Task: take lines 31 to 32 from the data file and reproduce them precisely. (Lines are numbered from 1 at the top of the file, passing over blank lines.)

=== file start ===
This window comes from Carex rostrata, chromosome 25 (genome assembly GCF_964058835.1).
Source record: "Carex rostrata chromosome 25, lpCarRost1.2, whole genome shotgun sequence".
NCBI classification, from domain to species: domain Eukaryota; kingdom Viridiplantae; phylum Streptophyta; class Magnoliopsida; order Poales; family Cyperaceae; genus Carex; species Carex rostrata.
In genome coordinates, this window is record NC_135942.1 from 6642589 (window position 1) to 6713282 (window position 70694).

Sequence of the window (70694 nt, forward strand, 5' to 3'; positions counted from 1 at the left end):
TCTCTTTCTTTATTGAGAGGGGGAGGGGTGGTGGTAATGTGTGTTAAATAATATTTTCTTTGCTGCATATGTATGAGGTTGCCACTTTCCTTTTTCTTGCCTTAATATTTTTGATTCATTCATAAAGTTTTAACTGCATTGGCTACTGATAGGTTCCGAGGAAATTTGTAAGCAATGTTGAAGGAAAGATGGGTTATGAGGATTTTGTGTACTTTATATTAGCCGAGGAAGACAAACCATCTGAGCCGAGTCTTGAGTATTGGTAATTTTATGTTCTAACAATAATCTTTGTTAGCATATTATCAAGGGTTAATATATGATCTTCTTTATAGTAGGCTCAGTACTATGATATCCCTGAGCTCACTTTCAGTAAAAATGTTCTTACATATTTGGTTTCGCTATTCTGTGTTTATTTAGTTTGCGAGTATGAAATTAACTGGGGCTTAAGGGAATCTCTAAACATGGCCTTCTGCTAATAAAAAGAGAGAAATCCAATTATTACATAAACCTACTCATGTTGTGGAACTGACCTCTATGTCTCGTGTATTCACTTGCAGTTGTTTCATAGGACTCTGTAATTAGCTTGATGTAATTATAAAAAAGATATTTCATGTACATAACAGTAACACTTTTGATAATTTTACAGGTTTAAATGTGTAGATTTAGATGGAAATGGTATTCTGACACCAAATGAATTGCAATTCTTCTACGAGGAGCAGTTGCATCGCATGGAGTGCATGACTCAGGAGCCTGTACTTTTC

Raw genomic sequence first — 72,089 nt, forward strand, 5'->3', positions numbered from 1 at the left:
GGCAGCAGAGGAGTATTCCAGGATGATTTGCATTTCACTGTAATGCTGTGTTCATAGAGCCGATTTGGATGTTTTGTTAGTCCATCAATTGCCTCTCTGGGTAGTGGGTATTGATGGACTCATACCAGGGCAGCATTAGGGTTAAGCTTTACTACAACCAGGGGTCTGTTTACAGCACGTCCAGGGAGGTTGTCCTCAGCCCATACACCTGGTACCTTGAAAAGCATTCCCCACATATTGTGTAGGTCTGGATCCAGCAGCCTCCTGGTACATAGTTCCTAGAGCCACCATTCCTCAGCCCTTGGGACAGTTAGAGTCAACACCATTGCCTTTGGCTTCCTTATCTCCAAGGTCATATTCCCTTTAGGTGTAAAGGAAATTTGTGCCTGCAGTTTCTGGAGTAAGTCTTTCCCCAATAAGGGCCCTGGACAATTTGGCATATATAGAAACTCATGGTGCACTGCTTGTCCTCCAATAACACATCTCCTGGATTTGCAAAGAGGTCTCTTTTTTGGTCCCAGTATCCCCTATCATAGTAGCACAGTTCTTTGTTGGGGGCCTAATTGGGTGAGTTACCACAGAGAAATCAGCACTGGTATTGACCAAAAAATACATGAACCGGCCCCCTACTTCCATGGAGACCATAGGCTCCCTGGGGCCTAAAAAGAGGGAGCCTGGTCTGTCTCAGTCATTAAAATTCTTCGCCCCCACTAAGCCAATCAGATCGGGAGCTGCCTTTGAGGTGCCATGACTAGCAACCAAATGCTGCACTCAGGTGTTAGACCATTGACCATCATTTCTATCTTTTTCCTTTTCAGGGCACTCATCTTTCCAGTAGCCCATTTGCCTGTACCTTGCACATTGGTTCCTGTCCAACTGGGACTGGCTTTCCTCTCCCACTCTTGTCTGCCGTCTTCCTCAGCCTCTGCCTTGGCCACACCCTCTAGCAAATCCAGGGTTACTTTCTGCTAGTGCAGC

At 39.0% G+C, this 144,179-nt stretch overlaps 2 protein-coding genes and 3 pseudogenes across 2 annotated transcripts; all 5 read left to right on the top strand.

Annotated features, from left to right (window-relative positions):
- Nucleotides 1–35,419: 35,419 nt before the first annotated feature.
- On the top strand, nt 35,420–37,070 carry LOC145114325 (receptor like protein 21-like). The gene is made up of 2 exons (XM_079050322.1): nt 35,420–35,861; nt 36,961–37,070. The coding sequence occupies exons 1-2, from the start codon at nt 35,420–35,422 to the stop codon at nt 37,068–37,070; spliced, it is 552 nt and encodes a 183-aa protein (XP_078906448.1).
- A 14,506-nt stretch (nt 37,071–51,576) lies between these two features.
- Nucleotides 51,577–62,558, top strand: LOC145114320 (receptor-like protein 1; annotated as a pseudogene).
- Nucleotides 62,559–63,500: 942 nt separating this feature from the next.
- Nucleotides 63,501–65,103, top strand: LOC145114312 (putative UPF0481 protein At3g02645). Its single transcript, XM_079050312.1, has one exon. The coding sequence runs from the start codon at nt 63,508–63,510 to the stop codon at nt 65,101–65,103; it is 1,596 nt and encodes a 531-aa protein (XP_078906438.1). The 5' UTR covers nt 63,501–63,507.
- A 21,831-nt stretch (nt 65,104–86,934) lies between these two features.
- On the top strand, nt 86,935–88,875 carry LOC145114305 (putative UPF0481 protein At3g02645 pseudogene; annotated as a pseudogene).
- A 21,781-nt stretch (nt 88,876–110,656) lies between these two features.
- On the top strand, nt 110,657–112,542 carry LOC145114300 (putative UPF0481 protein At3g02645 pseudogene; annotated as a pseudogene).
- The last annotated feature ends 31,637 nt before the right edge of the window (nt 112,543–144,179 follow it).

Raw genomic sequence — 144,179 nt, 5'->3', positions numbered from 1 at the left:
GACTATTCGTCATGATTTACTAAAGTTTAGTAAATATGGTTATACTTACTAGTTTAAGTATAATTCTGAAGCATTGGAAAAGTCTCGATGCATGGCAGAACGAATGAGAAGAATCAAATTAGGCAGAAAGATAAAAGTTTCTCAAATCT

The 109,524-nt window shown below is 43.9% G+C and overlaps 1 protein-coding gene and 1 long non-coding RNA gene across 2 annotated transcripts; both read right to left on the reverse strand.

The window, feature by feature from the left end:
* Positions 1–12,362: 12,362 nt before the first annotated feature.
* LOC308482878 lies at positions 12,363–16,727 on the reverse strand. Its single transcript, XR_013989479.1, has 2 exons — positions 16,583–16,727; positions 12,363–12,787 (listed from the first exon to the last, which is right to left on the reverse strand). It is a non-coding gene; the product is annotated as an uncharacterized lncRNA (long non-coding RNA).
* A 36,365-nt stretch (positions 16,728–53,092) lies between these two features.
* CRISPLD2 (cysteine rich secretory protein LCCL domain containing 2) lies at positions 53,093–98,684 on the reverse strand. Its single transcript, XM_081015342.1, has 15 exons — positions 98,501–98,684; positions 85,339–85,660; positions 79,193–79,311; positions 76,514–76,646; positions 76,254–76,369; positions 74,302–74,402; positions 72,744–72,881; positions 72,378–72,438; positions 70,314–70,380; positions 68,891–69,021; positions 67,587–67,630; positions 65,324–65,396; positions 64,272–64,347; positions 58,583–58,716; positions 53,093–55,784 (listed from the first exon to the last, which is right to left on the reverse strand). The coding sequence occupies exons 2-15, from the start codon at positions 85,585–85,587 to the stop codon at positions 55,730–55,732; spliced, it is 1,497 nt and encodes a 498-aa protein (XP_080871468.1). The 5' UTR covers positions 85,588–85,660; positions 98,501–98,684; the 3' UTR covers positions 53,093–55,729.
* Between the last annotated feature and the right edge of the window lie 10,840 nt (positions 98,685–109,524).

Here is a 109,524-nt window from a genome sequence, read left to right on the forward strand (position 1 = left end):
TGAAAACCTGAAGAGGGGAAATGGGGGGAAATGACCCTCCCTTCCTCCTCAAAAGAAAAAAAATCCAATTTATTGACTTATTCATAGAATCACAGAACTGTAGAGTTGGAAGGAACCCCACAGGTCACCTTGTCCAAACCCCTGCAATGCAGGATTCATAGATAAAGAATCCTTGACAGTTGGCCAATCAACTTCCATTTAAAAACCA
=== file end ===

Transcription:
Here is a 109,524-nt window from a genome sequence, read left to right on the forward strand (position 1 = left end):
TGAAAACCTGAAGAGGGGAAATGGGGGGAAATGACCCTCCCTTCCTCCTCAAAAGAAAAAAAATCCAATTTATTGACTTATTCATAGAATCACAGAACTGTAGAGTTGGAAGGAACCCCACAGGTCACCTTGTCCAAACCCCTGCAATGCAGGATTCATAGATAAAGAATCCTTGACAGTTGGCCAATCAACTTCCATTTAAAAACCA